The study looked at neighborhood parks and crime patterns in Philadelphia and concluded, among other things, that crime is rarely spread evenly among city parks and that heavy foot traffic through a park doesn't always correlate with high crime rates but can instead sometimes deter crime by putting more "eyes on the street."

A park's geography also has an obvious impact on how it is policed.

Salt Lake City police patrol Pioneer Park with a mix of officers on foot, in cars and on bicycles. In contrast, cops work the long, narrow and heavily wooded Jordan River Parkway primarily on bicycles or ATVs, paying special attention to trails and secluded areas, according to Lt. Justin Hoyal, spokesman for the Unified Police Department of Greater Salt Lake, which has jurisdiction over several stretches of the parkway.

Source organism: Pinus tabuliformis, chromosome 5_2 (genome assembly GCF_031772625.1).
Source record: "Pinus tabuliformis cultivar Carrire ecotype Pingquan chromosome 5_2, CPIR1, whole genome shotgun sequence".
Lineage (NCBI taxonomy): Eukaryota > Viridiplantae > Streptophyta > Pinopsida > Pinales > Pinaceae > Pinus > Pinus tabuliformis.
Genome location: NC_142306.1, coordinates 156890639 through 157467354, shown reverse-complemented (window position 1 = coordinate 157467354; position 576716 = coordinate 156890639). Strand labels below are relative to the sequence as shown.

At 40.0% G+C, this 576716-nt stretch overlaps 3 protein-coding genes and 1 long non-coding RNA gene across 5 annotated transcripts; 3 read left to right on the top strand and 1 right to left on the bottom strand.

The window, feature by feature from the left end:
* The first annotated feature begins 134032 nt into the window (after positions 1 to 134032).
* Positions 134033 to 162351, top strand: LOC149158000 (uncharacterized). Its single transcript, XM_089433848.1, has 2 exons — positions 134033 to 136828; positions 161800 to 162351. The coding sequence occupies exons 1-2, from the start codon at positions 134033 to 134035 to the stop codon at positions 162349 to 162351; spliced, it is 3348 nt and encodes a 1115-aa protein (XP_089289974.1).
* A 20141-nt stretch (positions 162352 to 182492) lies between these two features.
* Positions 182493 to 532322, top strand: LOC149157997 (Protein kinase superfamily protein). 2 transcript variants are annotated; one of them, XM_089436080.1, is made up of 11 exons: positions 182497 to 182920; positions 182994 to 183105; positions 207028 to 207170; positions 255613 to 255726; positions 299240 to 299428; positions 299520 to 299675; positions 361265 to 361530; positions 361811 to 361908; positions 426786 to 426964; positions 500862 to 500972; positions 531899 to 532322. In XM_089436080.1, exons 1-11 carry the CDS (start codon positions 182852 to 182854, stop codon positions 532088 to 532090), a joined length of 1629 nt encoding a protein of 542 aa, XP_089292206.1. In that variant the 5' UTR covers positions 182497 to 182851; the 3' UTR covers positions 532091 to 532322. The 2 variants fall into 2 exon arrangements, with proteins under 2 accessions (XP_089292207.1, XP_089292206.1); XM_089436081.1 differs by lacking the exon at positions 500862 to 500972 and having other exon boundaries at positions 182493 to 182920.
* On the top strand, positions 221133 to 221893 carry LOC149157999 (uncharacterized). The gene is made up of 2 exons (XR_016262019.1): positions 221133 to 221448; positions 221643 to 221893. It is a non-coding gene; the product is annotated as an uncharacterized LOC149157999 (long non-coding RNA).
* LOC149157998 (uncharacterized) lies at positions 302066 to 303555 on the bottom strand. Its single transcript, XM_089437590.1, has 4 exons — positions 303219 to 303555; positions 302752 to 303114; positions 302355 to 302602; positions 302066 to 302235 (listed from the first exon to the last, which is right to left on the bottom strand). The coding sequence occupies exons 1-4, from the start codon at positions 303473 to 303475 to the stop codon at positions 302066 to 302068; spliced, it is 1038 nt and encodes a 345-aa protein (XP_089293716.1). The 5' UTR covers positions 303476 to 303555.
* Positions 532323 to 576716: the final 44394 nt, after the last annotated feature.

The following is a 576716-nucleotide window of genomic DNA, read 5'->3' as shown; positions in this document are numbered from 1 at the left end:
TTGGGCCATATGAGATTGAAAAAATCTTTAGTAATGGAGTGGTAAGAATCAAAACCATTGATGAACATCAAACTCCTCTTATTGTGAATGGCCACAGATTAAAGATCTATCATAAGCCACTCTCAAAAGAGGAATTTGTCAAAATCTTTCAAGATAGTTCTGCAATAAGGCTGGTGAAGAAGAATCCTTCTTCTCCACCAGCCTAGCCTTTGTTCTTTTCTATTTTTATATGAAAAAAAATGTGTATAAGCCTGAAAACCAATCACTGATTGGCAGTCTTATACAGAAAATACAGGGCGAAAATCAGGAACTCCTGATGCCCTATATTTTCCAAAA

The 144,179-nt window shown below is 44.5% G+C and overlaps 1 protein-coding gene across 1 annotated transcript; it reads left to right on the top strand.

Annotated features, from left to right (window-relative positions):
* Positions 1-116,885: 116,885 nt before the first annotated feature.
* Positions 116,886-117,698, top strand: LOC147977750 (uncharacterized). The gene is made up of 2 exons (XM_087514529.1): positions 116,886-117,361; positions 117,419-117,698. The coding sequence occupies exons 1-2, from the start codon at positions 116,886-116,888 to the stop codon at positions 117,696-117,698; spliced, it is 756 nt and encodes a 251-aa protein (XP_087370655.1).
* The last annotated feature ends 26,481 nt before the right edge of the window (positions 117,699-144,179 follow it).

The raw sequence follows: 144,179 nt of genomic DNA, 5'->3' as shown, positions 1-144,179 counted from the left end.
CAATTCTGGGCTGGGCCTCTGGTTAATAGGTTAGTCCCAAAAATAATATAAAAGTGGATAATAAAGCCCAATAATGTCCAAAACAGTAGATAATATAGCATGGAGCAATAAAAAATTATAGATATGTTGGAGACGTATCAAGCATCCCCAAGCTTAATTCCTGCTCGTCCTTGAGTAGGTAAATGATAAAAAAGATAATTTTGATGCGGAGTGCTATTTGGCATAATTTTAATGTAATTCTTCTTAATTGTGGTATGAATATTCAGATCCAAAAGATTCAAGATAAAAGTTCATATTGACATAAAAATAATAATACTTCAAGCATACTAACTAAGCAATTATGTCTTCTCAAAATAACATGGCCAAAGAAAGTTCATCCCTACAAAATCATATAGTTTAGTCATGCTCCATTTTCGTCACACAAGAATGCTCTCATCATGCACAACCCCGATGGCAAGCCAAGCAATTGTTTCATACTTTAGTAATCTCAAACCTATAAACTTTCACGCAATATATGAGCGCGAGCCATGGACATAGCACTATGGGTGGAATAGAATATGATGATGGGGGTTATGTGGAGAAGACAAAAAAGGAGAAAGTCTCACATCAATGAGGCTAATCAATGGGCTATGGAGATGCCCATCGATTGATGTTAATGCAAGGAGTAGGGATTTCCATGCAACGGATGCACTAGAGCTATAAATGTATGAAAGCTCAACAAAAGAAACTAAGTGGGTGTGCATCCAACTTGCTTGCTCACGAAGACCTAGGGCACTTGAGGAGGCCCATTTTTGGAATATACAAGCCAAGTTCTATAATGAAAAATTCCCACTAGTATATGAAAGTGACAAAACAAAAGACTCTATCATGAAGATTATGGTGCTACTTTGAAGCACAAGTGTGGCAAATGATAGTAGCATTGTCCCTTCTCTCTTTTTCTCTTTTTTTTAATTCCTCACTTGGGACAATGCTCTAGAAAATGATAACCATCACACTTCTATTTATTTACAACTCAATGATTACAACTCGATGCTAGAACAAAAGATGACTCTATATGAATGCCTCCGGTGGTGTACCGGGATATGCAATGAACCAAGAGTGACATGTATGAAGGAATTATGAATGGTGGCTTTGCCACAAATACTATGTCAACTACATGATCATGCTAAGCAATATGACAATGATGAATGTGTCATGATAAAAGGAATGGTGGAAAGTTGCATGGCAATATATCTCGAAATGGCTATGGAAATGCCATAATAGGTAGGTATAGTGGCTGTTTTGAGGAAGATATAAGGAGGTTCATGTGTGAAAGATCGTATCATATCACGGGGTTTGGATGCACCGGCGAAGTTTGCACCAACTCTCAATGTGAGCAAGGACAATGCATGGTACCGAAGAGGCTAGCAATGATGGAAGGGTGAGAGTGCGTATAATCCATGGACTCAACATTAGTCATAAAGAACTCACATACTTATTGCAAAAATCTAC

"[Our officers] will get back in there and just be visible as a deterrent, to be proactive'' Hoyal said.


@Tony_Semerad —

Top 10 Salt Lake County parks with most crime in 2011

Rank Park name City Crime incidents

1 Pioneer Park Salt Lake 1021

2 Jordan River Pkwy. Salt Lake 274

3 Library Square Salt Lake 168

4 Murray City Park Murray 164

5 Liberty Park Salt Lake 161

6 Jordan River Pkwy. Taylorsville-Murray 133

7 Sugar House- Hidden Hollow Salt Lake 78

8 Hogle Zoo/Rotary Glen/ Donner Trail Salt Lake 38

9 Flat Iron Mesa Park Sandy 29

10 City Creek- Memory Grove Salt Lake 26

Most common types of crimes in parks countywide

Type How many

Assault 507

Tobacco-related 383

Public ordinance 373

Public order/peace 307

Traffic-related 171

Drug-related 157

Larceny 146

Warrants 144

Source: Salt Lake County crime data, various agencies